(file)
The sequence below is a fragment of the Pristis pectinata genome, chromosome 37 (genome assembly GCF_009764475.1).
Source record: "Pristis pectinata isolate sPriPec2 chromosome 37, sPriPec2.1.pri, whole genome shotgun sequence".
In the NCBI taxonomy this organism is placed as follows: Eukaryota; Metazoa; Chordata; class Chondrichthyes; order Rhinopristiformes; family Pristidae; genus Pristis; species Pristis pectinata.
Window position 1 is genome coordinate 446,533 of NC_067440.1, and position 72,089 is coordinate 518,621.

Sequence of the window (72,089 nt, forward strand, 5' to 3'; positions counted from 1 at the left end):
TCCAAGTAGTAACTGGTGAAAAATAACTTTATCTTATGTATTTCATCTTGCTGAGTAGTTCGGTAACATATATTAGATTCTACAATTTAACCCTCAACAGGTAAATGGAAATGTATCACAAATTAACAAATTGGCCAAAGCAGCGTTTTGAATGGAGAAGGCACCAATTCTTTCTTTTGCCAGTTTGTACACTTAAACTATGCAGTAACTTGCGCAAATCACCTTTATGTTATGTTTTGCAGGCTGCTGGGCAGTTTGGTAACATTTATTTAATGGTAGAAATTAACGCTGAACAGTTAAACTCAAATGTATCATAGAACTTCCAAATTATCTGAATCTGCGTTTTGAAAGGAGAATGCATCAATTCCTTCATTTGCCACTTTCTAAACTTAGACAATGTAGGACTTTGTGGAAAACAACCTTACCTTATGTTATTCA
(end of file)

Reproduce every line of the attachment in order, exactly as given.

The sequence below is a fragment of the Pristis pectinata genome, chromosome 37 (genome assembly GCF_009764475.1).
Source record: "Pristis pectinata isolate sPriPec2 chromosome 37, sPriPec2.1.pri, whole genome shotgun sequence".
In the NCBI taxonomy this organism is placed as follows: Eukaryota; Metazoa; Chordata; class Chondrichthyes; order Rhinopristiformes; family Pristidae; genus Pristis; species Pristis pectinata.
Window position 1 is genome coordinate 446,533 of NC_067440.1, and position 72,089 is coordinate 518,621.

Sequence of the window (72,089 nt, forward strand, 5' to 3'; positions counted from 1 at the left end):
TCCAAGTAGTAACTGGTGAAAAATAACTTTATCTTATGTATTTCATCTTGCTGAGTAGTTCGGTAACATATATTAGATTCTACAATTTAACCCTCAACAGGTAAATGGAAATGTATCACAAATTAACAAATTGGCCAAAGCAGCGTTTTGAATGGAGAAGGCACCAATTCTTTCTTTTGCCAGTTTGTACACTTAAACTATGCAGTAACTTGCGCAAATCACCTTTATGTTATGTTTTGCAGGCTGCTGGGCAGTTTGGTAACATTTATTTAATGGTAGAAATTAACGCTGAACAGTTAAACTCAAATGTATCATAGAACTTCCAAATTATCTGAATCTGCGTTTTGAAAGGAGAATGCATCAATTCCTTCATTTGCCACTTTCTAAACTTAGACAATGTAGGACTTTGTGGAAAACAACCTTACCTTATGTTATTCA